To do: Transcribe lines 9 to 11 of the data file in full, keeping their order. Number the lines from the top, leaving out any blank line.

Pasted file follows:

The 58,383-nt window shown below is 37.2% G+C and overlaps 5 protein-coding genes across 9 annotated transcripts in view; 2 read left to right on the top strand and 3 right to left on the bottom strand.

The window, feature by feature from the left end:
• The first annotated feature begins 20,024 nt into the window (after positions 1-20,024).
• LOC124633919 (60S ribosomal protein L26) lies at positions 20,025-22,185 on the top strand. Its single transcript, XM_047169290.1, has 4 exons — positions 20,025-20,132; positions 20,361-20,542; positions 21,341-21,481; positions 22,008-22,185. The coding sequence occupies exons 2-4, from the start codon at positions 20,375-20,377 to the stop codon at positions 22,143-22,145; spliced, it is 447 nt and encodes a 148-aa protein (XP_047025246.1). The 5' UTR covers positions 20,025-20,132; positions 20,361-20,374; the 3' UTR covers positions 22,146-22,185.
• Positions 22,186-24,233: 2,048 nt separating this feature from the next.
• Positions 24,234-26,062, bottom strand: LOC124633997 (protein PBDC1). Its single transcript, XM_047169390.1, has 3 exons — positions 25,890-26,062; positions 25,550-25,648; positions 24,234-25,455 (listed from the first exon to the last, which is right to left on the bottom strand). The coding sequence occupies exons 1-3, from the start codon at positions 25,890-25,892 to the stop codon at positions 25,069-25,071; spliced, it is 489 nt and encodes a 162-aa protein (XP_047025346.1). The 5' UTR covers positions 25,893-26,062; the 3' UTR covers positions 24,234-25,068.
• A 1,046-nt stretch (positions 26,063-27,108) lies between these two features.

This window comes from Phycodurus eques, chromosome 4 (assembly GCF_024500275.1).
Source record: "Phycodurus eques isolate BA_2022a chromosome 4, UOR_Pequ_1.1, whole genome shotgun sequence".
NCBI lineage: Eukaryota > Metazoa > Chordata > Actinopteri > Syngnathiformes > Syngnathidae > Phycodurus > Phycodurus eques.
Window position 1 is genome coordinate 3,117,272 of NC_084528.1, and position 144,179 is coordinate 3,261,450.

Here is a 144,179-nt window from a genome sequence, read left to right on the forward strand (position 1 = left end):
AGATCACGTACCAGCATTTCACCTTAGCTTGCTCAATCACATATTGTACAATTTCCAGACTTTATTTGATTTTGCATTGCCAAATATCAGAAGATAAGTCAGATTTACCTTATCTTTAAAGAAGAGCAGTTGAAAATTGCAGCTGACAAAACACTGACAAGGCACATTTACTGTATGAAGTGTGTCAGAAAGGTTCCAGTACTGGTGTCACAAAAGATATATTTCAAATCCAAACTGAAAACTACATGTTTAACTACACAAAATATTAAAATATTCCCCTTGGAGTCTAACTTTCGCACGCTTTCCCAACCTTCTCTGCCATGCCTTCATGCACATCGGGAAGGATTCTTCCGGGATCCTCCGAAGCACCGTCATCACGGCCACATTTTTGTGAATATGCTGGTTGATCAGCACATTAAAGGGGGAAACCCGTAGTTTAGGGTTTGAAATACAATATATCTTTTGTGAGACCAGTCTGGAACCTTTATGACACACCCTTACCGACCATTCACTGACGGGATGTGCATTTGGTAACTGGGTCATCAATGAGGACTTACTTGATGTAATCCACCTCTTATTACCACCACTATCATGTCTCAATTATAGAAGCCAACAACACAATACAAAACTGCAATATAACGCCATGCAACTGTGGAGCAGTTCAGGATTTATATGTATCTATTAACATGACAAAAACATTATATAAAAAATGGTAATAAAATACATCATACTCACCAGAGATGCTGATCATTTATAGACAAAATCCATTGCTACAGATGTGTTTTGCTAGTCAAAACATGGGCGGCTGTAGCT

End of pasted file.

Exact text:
Source record: "Phycodurus eques isolate BA_2022a chromosome 4, UOR_Pequ_1.1, whole genome shotgun sequence".
NCBI lineage: Eukaryota > Metazoa > Chordata > Actinopteri > Syngnathiformes > Syngnathidae > Phycodurus > Phycodurus eques.
Window position 1 is genome coordinate 3,117,272 of NC_084528.1, and position 144,179 is coordinate 3,261,450.